Each year, many charities seek to strengthen their boards with the appointment of new trustees. Creating a high performing board is the aim, but latest research indicates that 75% of new trustees leave the board at the end of their first term, either because they want to leave or because they are asked to leave. Something is not quite right and begs serious questions about the recruitment, induction and on-going support that trustees receive in this very challenging role.
There are an estimated 20,000 new trustee roles in UK each year: senior leadership roles that are becoming increasingly important to the social fabric of our society. The trustee board has a particularly challenging remit not least because of its voluntary nature and infrequency of meeting. Furthermore, with many charity boards operating with 15, 20 or even more members, achieving high performance from the team can be a huge challenge. Team dynamics cannot be overlooked. Yet isn’t it the case that many new trustees are welcomed to the board and then expected to perform immediately at the highest level? Is this reasonable?
We will all have been part of many different teams, some we may consider as high performing, others less so. A strong team is build upon the many one-to-one relationships between team members and it’s often easy to forget just how many different relationships are involved. The mathematics tells us that in a board of 15 trustees there are 210 separate one-to-one relationships, each of which is critical to the performance of the team. How many of the relationships on your board are well developed and consistent with ‘high performance’? Furthermore, if new trustees are recruited then there is a whole new set of relationships to consider, and also the impact that a new member can have on existing relationships. This really is a major challenge.
The phases of team development are well documented and described by Bruce Tuckman and also by Will Schutz in his work on FIRO-B. Firstly there’s the ‘forming’ phase during which an individual is likely to ask questions related to their personal inclusion. Do I believe in the vision and purpose of this team? Do I feel wanted? Am I in or out?
Secondly there’s the ‘storming’ phase during which issues of control are addressed: What’s my role? Why is that person taking the lead on this topic? Do I agree with the way decisions are being taken?
Thirdly there’s the ‘norming’ phase during which ways of working are agreed creating the platform for the fourth phase of ‘performing’. These phases of team development are well understood and many leaders use them extensively in their daily lives, but for some reason the lessons are too often forgotten when it comes to boards of trustees.
Is it realistic to expect a new trustee, no matter how experienced they may be in a different environment, to perform to the best of their ability in a new team without facilitating their way through these phases? Could a lack of time on team induction be contributing to the limited tenure of trustees as highlighted in research figures quoted above?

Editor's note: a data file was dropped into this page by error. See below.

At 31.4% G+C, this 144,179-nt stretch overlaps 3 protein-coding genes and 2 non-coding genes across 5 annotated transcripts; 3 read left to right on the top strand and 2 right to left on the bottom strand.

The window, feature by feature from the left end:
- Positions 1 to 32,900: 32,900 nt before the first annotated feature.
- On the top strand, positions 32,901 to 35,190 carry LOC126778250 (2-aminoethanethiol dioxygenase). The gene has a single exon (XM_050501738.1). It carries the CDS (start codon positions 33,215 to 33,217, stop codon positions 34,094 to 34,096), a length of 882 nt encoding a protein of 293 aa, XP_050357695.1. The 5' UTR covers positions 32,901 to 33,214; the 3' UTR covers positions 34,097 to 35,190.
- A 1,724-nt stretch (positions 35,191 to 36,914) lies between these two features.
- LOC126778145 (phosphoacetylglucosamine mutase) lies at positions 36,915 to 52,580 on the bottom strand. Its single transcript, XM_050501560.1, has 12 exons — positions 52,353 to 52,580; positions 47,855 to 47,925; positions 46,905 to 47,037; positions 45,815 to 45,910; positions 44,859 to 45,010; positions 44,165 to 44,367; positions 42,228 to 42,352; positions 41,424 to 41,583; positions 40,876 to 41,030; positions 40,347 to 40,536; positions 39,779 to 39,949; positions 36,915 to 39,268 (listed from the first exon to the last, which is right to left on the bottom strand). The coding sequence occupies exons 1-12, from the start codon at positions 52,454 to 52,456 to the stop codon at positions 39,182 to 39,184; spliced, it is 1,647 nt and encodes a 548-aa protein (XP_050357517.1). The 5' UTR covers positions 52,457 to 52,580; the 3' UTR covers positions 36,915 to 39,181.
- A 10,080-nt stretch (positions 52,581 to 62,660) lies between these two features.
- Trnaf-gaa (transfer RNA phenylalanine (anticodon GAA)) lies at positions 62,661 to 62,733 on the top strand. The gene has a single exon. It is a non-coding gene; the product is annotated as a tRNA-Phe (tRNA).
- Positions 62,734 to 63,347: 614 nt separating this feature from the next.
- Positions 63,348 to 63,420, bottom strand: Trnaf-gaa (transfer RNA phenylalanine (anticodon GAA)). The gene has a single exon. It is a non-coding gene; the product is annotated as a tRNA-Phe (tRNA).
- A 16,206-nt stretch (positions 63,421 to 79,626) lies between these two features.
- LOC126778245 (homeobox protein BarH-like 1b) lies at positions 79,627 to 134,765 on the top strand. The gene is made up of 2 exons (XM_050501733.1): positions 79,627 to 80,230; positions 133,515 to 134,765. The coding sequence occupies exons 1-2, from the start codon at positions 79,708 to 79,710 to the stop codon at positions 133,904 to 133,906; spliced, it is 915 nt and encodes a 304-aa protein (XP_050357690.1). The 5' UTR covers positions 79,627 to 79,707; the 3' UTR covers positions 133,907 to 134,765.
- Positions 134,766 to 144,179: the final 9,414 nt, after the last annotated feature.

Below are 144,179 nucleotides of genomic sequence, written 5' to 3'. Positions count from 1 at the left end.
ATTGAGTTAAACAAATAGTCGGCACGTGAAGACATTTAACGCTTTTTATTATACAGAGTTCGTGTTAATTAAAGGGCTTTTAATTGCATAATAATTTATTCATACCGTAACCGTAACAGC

Developing this theme further, the challenge for trustee boards is in making ‘good’ decisions and making ‘good’ decisions as often as possible. Part of the decision making process is to include different ways of seeing a problem and exploring alternative possibilities to solve the problem. This requires genuine dialogue, a range of perspectives and the confidence of each team member to feel they can speak out and question before a decision is taken.
The challenge is made all the greater as boards are increasingly under pressure to diversify their membership to embrace the differences between team members rather than the similarities. Much of this narrative focuses on simplistic measures of diversity such as race and gender, but I would argue that it’s not race or gender diversity that is critical, although these may have an influence, it is cognitive diversity. That is, the ability to see the world through a different lens and ask different questions that help to ensure that when a decision is made, it’s as likely as possible to be the ‘best’ decision that the board could have made.
So far so good, but cognitive diversity brings its own new challenges. Many of us don’t really appreciate others disagreeing with what we say. It’s easy to become defensive and either close down or let the situation boil over into open conflict. Diversity in thinking will create tension, but it’s this very tension that should support open dialogue and robust decision making.
Within this environment it is particularly important to spend time addressing the challenges of inclusion arising from the recruitment of new trustees. The introduction of just one more trustee onto the board will change the dynamics for everyone.
Does your board allow different views to be openly expressed? Is tension seen as a positive attribute of the way your board operate or is conflict supressed?
Addressing team issues must, of course, be considered within the constraints of how a trustee board operates as very few will find it feasible, or desirable, to spend several days locked away getting to grips with these issues. A pragmatic approach is required to speed up the team forming process such as an ‘action learning’ approach to team development which forms part of our overall programme of trustee development spanning preparation, recruitment, induction and on-going support.
If you are already spending valuable time and resources recruiting new trustees; would it also be of benefit to invest a little more to ensure that these new team members fit seamlessly into your team and quickly deliver to their full potential?